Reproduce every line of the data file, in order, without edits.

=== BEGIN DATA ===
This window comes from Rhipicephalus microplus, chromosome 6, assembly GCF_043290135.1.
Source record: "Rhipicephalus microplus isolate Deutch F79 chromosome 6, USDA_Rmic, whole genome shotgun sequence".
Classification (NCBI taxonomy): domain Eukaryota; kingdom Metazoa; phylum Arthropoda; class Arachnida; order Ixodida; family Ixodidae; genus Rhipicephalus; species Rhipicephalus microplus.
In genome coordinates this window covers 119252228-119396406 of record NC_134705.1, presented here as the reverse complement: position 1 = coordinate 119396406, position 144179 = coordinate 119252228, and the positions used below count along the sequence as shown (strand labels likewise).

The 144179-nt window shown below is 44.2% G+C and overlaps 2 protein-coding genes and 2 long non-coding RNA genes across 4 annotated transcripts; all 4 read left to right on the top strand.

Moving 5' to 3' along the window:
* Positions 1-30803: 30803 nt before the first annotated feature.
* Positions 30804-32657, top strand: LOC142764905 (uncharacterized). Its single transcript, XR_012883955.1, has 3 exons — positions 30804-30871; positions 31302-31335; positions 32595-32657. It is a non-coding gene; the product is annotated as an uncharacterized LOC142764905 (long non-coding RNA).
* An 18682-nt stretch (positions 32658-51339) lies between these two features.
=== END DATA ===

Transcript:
This window comes from Rhipicephalus microplus, chromosome 6, assembly GCF_043290135.1.
Source record: "Rhipicephalus microplus isolate Deutch F79 chromosome 6, USDA_Rmic, whole genome shotgun sequence".
Classification (NCBI taxonomy): domain Eukaryota; kingdom Metazoa; phylum Arthropoda; class Arachnida; order Ixodida; family Ixodidae; genus Rhipicephalus; species Rhipicephalus microplus.
In genome coordinates this window covers 119252228-119396406 of record NC_134705.1, presented here as the reverse complement: position 1 = coordinate 119396406, position 144179 = coordinate 119252228, and the positions used below count along the sequence as shown (strand labels likewise).

The 144179-nt window shown below is 44.2% G+C and overlaps 2 protein-coding genes and 2 long non-coding RNA genes across 4 annotated transcripts; all 4 read left to right on the top strand.

Moving 5' to 3' along the window:
* Positions 1-30803: 30803 nt before the first annotated feature.
* Positions 30804-32657, top strand: LOC142764905 (uncharacterized). Its single transcript, XR_012883955.1, has 3 exons — positions 30804-30871; positions 31302-31335; positions 32595-32657. It is a non-coding gene; the product is annotated as an uncharacterized LOC142764905 (long non-coding RNA).
* An 18682-nt stretch (positions 32658-51339) lies between these two features.